Sustainabilty/Resilience Tag

Anxiety about the future

Many people feel anxiety about the future. We live with uncertainty in this age. We may be afraid of the possibility of social collapse, the breakdown of society under a pandemic. While this may be what we are focussing on right now, climate changes are still happening. More people are recognising how they feel in response to the times we are living in.

Eco grief and climate anxiety are surfacing. Many people are now more aware of global injustices happening now. Climate chaos looms in many people’s awareness. Threats posed by nuclear arms and nano-technology amongst others may sit in the background of our consciousness. Researchers, psychologists, psychotherapists, teachers and parents are trying to understand more and develop helpful strategies. How can we support those who are suffering from anxiety about the future?

“If the world is to be healed through human efforts, I am convinced it will be by ordinary people, people whose love for this life is even greater than their fear.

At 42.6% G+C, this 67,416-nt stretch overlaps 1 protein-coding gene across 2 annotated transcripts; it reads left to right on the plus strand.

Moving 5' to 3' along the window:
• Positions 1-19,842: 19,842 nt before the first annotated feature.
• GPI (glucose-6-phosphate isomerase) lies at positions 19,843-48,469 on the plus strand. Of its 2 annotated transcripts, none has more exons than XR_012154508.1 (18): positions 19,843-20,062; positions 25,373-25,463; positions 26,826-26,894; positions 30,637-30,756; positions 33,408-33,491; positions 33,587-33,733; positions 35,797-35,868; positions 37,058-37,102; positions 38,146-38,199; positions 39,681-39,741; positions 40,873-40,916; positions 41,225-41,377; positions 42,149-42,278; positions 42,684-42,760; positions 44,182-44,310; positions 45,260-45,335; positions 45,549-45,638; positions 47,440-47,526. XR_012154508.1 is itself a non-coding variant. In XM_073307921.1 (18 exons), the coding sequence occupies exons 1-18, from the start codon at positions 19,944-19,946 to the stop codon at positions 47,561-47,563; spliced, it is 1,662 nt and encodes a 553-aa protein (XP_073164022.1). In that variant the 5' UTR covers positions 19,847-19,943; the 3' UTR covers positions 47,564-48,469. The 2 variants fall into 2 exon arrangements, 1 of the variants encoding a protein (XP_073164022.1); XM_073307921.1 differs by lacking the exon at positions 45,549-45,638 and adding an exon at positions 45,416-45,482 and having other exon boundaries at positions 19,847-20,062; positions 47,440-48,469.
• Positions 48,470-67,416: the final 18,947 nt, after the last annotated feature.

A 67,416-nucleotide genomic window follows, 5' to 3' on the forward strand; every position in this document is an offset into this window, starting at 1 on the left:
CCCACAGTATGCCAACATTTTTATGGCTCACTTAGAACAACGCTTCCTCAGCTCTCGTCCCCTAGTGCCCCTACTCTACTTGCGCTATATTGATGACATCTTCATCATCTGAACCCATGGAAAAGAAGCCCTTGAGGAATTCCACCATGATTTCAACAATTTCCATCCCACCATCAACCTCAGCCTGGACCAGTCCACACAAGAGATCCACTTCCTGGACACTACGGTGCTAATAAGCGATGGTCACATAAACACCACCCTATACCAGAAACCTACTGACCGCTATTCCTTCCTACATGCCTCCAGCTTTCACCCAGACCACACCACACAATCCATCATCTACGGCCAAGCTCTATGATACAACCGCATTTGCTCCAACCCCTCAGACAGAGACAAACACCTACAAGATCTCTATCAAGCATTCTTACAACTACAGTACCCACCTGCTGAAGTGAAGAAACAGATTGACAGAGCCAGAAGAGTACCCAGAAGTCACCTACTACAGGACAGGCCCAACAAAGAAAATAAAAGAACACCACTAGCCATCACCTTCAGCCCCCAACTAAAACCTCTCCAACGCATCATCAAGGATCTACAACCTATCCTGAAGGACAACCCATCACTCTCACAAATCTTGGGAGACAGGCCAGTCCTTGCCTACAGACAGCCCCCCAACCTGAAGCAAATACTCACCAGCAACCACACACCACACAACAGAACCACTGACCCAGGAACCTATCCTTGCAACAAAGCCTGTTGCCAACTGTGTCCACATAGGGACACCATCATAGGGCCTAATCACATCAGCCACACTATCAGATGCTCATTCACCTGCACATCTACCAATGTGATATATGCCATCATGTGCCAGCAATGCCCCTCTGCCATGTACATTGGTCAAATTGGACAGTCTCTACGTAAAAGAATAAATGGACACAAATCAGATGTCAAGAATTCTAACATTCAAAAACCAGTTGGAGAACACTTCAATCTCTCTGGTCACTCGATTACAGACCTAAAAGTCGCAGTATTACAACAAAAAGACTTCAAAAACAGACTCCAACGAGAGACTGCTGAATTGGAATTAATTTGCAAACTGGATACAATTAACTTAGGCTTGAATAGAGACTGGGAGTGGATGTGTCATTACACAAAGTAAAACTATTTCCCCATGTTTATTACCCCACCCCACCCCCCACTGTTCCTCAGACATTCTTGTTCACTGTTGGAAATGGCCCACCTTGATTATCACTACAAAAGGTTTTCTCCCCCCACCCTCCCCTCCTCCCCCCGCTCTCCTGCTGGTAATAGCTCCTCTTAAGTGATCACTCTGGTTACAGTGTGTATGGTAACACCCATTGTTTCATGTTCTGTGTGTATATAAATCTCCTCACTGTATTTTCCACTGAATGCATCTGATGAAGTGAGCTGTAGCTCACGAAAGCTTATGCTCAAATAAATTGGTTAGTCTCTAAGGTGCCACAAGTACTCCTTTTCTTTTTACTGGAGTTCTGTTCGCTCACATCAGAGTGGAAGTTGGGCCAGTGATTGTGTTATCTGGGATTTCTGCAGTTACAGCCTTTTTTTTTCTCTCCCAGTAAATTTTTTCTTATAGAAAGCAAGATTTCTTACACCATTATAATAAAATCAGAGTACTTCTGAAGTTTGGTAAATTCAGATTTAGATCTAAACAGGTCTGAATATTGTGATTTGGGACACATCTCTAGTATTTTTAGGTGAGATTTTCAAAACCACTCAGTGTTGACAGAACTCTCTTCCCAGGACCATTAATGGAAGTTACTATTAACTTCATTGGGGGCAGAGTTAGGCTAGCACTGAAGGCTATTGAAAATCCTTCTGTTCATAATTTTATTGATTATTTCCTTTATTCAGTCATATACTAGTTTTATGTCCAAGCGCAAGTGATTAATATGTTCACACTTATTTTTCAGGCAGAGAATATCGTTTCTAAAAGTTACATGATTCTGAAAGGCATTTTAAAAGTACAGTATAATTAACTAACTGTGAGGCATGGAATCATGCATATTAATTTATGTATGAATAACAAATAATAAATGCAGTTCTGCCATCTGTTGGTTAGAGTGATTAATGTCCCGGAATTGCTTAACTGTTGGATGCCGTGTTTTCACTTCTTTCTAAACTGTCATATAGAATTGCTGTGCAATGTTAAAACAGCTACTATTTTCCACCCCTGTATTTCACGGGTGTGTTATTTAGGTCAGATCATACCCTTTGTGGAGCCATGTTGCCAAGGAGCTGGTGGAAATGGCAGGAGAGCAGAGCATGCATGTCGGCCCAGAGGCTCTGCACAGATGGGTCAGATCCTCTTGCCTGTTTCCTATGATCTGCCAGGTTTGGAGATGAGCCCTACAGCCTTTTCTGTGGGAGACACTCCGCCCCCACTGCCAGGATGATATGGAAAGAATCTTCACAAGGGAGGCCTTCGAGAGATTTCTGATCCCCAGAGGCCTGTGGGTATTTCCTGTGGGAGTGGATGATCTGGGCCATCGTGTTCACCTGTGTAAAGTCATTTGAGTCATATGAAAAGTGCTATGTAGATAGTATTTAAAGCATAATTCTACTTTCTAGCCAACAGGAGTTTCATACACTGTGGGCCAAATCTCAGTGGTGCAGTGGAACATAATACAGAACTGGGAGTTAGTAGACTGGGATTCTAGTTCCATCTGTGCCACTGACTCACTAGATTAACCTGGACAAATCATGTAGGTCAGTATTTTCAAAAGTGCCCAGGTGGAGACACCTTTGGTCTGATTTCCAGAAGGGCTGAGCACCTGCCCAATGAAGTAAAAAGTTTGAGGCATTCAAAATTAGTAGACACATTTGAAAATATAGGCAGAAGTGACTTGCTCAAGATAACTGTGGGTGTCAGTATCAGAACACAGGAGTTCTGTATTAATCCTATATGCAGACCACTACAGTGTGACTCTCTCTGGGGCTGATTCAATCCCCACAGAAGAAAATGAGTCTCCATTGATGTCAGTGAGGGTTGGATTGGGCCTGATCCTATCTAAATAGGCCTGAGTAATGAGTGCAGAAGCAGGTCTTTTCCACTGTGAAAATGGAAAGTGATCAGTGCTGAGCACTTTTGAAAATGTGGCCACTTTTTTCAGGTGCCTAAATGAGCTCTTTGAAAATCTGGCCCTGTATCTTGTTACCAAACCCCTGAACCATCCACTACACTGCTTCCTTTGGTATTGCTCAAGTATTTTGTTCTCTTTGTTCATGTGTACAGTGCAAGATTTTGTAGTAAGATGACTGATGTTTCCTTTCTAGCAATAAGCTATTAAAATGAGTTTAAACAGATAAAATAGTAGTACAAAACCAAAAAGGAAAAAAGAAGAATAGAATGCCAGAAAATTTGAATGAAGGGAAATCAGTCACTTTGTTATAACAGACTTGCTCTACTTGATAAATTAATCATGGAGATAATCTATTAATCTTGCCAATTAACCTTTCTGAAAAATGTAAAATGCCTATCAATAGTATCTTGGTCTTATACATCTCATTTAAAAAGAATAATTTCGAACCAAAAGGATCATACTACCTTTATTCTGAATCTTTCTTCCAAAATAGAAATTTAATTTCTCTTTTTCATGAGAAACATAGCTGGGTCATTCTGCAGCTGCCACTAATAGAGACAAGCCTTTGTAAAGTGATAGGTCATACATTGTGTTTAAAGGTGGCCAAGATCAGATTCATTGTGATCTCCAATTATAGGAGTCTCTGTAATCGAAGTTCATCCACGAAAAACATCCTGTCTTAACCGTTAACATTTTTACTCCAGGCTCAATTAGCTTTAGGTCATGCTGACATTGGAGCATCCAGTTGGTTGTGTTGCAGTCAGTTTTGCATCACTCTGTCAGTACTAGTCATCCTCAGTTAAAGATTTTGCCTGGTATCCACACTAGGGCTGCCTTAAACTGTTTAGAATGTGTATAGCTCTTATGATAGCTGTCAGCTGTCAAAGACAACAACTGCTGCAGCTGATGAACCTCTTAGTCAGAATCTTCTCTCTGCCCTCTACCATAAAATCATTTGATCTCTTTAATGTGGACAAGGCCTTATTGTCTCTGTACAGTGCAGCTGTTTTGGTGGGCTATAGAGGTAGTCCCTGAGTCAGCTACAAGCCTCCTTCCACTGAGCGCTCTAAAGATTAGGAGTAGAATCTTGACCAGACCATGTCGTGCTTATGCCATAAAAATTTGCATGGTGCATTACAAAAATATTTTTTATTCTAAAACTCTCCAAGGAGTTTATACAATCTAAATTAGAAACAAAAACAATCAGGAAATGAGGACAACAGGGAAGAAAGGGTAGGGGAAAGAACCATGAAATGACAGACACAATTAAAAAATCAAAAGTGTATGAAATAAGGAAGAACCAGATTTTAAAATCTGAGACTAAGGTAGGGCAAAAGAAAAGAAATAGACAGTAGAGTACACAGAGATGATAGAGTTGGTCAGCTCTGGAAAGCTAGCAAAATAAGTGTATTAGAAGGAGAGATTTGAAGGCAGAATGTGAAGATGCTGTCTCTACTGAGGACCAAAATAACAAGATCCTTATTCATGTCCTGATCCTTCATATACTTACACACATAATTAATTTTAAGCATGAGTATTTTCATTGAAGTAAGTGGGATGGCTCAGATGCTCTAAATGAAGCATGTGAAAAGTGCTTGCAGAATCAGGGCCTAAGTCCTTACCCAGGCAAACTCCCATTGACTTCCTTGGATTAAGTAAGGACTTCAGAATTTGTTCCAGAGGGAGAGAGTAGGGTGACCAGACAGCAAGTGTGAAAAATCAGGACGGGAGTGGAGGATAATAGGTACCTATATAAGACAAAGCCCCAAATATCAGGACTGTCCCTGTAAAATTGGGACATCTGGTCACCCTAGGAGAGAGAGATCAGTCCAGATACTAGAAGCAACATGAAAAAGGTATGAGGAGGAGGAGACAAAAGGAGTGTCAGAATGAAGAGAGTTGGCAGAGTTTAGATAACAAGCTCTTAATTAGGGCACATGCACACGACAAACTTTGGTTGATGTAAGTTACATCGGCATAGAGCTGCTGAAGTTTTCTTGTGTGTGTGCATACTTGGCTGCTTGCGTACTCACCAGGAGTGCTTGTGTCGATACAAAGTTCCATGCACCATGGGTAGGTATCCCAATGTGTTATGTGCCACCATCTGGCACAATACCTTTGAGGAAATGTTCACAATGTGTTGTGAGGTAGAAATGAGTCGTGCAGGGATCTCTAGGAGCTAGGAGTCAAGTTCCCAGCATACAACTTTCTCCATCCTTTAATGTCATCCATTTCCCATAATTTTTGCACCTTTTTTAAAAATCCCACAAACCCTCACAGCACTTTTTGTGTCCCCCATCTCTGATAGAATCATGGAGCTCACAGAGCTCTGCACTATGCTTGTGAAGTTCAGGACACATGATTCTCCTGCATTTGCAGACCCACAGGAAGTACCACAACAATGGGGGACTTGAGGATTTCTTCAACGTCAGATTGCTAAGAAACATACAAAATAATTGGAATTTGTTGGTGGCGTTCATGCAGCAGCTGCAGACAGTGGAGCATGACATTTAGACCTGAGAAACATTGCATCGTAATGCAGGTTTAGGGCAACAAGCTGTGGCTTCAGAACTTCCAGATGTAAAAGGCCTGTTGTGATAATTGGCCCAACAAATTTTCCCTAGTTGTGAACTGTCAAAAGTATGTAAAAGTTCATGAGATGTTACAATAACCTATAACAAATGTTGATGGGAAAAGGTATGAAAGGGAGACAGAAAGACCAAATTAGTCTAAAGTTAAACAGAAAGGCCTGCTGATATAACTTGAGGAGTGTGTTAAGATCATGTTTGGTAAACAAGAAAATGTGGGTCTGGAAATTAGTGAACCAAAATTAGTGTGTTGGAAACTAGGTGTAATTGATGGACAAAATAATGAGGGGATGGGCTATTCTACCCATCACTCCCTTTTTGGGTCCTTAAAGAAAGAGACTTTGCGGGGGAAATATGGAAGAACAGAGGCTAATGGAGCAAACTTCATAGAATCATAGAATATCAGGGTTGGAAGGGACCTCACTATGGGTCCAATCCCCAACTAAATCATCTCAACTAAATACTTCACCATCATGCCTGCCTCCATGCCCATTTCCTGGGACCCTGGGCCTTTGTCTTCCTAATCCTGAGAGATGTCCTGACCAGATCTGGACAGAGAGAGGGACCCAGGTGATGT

Joanna Macy

Climate grief or eco grief

‘Grief’ is an umbrella term that may include a whole range of emotions. These include: anger, sadness, fear, release, numbness, relief, shame and overwhelm. It is a natural response to any kind of loss or change. ‘Climate Grief’ is a feeling response of ‘grief’ (which may include any of the above and more). This is because of the changes that are happening in the world. In particular, climate grief centres round the issues sparked by changes in climate and biosphere. Anxiety about the future may be in response to the pandemic here now.  Feelings may arise as a result of current systems that feed social injustices, conflict, consumerism. These are just a few local and global issues that may cause feelings of grief to come up.

Worried about climate change?